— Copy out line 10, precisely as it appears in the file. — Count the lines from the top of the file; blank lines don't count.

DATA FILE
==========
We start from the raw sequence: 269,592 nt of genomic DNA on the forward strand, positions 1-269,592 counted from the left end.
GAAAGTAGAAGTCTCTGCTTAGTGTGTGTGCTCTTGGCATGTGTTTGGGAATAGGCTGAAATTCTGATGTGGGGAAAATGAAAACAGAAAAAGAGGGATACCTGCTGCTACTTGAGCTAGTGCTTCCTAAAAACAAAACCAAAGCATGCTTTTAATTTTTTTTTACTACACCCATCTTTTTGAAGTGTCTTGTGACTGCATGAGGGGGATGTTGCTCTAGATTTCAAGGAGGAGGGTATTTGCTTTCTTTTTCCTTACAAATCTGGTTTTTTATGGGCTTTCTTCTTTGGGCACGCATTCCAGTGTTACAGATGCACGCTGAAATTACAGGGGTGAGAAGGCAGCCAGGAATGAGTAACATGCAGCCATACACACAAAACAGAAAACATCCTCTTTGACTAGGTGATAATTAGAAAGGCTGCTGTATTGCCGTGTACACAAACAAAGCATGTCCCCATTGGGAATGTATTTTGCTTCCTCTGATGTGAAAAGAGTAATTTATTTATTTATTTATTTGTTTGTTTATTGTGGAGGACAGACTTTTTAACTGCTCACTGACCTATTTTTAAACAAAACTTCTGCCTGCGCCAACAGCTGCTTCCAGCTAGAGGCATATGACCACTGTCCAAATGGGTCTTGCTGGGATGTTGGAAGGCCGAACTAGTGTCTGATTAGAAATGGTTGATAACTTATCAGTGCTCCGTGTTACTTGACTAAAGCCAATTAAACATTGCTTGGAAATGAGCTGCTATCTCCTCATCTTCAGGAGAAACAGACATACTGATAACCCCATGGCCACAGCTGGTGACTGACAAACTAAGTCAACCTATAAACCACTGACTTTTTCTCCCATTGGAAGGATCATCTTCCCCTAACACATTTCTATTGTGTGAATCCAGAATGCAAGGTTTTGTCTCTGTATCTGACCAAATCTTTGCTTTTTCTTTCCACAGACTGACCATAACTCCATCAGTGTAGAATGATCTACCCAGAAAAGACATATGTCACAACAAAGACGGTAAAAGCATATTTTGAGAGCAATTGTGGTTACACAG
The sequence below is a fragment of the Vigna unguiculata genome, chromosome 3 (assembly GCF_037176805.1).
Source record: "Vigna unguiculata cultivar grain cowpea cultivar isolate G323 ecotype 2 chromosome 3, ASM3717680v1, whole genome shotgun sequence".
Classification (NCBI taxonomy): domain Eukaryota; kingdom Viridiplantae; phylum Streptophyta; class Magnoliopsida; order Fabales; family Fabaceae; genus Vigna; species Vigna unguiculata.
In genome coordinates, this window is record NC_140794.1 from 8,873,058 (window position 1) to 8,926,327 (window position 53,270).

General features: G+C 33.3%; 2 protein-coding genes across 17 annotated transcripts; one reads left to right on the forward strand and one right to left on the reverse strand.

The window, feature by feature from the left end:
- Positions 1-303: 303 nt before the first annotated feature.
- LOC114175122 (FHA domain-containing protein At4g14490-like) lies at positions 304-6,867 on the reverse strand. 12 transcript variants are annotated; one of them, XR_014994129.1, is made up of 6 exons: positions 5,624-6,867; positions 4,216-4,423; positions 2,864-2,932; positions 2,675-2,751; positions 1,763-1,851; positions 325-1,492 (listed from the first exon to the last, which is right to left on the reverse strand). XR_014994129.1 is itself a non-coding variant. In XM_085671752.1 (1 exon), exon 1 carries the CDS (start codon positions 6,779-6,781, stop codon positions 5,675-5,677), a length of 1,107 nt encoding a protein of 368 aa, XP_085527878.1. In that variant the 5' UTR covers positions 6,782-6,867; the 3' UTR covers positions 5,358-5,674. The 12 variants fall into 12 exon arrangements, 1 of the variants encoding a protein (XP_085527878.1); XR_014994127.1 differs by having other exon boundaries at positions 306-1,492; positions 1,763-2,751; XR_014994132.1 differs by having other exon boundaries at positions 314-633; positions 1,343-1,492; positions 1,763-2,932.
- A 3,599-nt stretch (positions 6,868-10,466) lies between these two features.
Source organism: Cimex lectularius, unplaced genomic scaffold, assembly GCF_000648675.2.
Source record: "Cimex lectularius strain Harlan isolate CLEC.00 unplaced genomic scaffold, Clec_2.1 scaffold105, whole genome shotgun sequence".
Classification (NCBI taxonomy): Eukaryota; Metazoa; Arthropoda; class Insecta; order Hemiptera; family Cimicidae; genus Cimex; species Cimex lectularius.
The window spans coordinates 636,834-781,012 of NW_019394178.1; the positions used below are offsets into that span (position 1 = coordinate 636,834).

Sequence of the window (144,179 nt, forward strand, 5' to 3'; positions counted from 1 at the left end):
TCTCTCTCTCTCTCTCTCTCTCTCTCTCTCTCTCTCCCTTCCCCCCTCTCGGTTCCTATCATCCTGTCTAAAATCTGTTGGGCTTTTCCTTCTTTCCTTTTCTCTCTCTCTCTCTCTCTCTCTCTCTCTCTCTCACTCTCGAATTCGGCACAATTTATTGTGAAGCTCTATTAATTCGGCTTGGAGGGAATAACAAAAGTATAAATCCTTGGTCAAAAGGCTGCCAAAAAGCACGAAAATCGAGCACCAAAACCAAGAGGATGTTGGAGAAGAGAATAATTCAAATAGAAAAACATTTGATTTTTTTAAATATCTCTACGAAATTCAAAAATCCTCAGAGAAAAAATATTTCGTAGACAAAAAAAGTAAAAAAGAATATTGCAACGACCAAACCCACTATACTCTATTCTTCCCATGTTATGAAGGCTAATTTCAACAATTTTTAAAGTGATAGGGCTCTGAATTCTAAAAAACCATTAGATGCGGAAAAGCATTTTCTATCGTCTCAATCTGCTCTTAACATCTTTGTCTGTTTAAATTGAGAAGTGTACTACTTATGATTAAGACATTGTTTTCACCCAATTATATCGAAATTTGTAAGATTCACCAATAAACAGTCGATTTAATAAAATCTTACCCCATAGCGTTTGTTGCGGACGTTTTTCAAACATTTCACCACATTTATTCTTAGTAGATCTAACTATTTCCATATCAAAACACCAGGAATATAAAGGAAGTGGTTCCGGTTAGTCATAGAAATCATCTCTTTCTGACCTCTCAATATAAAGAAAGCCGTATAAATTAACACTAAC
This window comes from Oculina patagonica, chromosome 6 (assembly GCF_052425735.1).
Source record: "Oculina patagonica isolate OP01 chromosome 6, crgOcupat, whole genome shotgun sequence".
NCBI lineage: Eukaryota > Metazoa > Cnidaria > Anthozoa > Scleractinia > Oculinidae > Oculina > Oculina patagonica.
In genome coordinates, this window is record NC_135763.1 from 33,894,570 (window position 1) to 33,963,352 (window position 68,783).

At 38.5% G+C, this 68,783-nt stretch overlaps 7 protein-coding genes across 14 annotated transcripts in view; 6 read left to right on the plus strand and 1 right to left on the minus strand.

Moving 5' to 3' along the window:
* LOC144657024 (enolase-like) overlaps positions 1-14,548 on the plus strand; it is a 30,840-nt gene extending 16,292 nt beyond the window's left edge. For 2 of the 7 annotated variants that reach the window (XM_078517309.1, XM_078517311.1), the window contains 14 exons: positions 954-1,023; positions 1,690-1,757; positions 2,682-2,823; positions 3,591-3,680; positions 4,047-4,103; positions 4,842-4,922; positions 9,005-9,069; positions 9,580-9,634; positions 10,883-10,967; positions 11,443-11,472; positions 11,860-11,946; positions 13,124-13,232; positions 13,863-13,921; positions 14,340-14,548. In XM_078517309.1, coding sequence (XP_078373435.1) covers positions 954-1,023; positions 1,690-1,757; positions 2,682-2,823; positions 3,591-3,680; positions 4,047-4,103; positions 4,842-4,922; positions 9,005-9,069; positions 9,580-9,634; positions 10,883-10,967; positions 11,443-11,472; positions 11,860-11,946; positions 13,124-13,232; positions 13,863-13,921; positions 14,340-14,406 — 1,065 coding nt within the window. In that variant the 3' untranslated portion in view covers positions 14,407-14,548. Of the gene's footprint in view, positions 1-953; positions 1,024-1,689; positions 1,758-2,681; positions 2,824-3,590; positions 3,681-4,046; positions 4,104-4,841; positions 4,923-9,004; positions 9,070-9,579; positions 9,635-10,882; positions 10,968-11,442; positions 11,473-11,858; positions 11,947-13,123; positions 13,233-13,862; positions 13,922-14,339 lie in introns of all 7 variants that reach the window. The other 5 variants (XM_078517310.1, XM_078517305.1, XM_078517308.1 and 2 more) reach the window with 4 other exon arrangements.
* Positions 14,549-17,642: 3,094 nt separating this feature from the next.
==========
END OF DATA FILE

- LOC114175122 (FHA domain-containing protein At4g14490-like) lies at positions 304-6,867 on the reverse strand. 12 transcript variants are annotated; one of them, XR_014994129.1, is made up of 6 exons: positions 5,624-6,867; positions 4,216-4,423; positions 2,864-2,932; positions 2,675-2,751; positions 1,763-1,851; positions 325-1,492 (listed from the first exon to the last, which is right to left on the reverse strand). XR_014994129.1 is itself a non-coding variant. In XM_085671752.1 (1 exon), exon 1 carries the CDS (start codon positions 6,779-6,781, stop codon positions 5,675-5,677), a length of 1,107 nt encoding a protein of 368 aa, XP_085527878.1. In that variant the 5' UTR covers positions 6,782-6,867; the 3' UTR covers positions 5,358-5,674. The 12 variants fall into 12 exon arrangements, 1 of the variants encoding a protein (XP_085527878.1); XR_014994127.1 differs by having other exon boundaries at positions 306-1,492; positions 1,763-2,751; XR_014994132.1 differs by having other exon boundaries at positions 314-633; positions 1,343-1,492; positions 1,763-2,932.